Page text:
Sheldon Robbins, who one of his fellow Arlington International Racecourse owners called the linchpin in bringing together the 1985 “Miracle Million,” died Jan. 9 in Scottsdale, Ariz. He was 78.
Robbins, along with Joe Joyce, Richard Duchossois, and Ralph Ross, was one of four owners of the Chicago area track who pulled off the “Miracle Million” edition of the Arlington Million (G1T) in 1985, just 25 days after the 58-year-old grandstand had burned. Using tents, temporary bleachers, and a “show-must-go-on” attitude, Arlington successfully welcomed 35,651 people to the track that day for the fifth edition of its signature race.
Robbins and the other owners were honored with a special Eclipse Award for their efforts.
“He was very organized and could be a hard taskmaster, but whoever worked with him—no matter what it was—they all loved him. They all wanted to work with him and for him,” Ross said. “The Miracle Million was really something. He helped put together the strategy to pull it off.”
Ross said it’s sometimes forgotten that Robbins also was running the Arlington meet that year, which other than Million day was conducted at Hawthorne Race Course.
“During that time he was so busy. I remember someone asking him if he was a twin,” Ross said.
In the weeks leading up to the 1985 Million that would be won by the Earl of Derby's Teleprompter, Robbins credited the faith of the Arlington workers.
“Look at all those flowers and shrubbery in the infield and paddock,” he said. “They’ve been tended to every day since the fire, anticipating we’d be back for the Million.”
Robbins initially worked at Arlington and Washington Park for 11 years, when the tracks were owned by Madison Square Garden, a subsidiary of Gulf and Western. He became chief financial officer during that stretch before becoming president of Maywood Park Race Track in 1983, where he placed an emphasis on customer service at the Standardbred venue.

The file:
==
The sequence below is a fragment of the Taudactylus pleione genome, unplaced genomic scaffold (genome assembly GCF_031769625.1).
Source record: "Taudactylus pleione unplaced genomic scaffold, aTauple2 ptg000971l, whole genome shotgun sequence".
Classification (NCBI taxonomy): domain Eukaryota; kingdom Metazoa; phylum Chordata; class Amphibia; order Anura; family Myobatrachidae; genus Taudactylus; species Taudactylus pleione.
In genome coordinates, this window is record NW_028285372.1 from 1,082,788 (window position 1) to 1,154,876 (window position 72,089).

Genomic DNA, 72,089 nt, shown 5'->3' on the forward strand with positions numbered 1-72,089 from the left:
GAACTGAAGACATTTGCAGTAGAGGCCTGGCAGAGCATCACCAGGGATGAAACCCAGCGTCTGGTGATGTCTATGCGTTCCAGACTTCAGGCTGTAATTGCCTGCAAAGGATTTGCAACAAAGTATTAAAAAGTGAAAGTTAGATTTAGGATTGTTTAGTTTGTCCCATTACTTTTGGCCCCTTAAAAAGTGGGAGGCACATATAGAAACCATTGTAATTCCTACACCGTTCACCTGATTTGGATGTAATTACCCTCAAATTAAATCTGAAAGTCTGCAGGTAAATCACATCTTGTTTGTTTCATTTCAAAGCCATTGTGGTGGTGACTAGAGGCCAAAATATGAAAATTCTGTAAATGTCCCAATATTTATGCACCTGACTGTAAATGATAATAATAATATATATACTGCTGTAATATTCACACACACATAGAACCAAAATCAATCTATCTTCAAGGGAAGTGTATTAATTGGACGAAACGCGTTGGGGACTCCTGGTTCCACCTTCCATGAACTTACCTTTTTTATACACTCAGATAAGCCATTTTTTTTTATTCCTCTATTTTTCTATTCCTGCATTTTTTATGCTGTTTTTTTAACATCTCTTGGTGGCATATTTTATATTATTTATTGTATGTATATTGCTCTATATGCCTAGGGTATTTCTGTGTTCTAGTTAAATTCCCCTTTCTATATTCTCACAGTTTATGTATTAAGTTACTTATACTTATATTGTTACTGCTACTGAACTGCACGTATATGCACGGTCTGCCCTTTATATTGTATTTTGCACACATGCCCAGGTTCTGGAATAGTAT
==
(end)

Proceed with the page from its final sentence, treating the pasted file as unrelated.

In 1984, Robbins returned to Arlington as chief operating officer and part of a four-person ownership group that purchased the then money-losing track from Gulf and Western. Under his leadership, Arlington was quickly brought to profitability.
“When we bought the racetrack, I think they were losing $3 million a year when Gulf and Western owned it. In 1984 he turned it around to a profit of about a million dollars,” Ross said. “He knew how to get the most out of people and pinch pennies to make money. When he got into something, he threw himself into it and wanted to do the best he could.”
Robbins was bought out as a part owner in 1986 and stayed on as a consultant for the new Arlington facility. Since retiring from Arlington, he operated as a consultant, entrepreneur, and civic leader, including serving as president of the Stonegate Community Center and various charitable boards in Arizona.
In recent years he campaigned Thoroughbreds as president of Robbins Family Racing. That allowed him to share his love of horse racing with his wife, children, and grandchildren.
Robbins Family Racing’s My Friend Flavin, named in honor of Robbins’ late friend and fellow horseman Patrick Flavin, won the $100,000 Louisiana Derby Sprint in December.
Robbins was diagnosed with advanced-stage renal cancer in early December. He is survived by his wife Barbara, his brothers Harrison and Mark, his daughter Ellen (husband Paul), his son Larry (wife Sarahmay), and his granddaughter Alexa, along with his five grandsons Justin, Adam, Dylan, Ryan, and Zander.
A funeral service is planned for 10:30 a.m. Jan. 13 at Robbins Family Sanctuary at Congregation Beth Judea in Long Grove, Ill.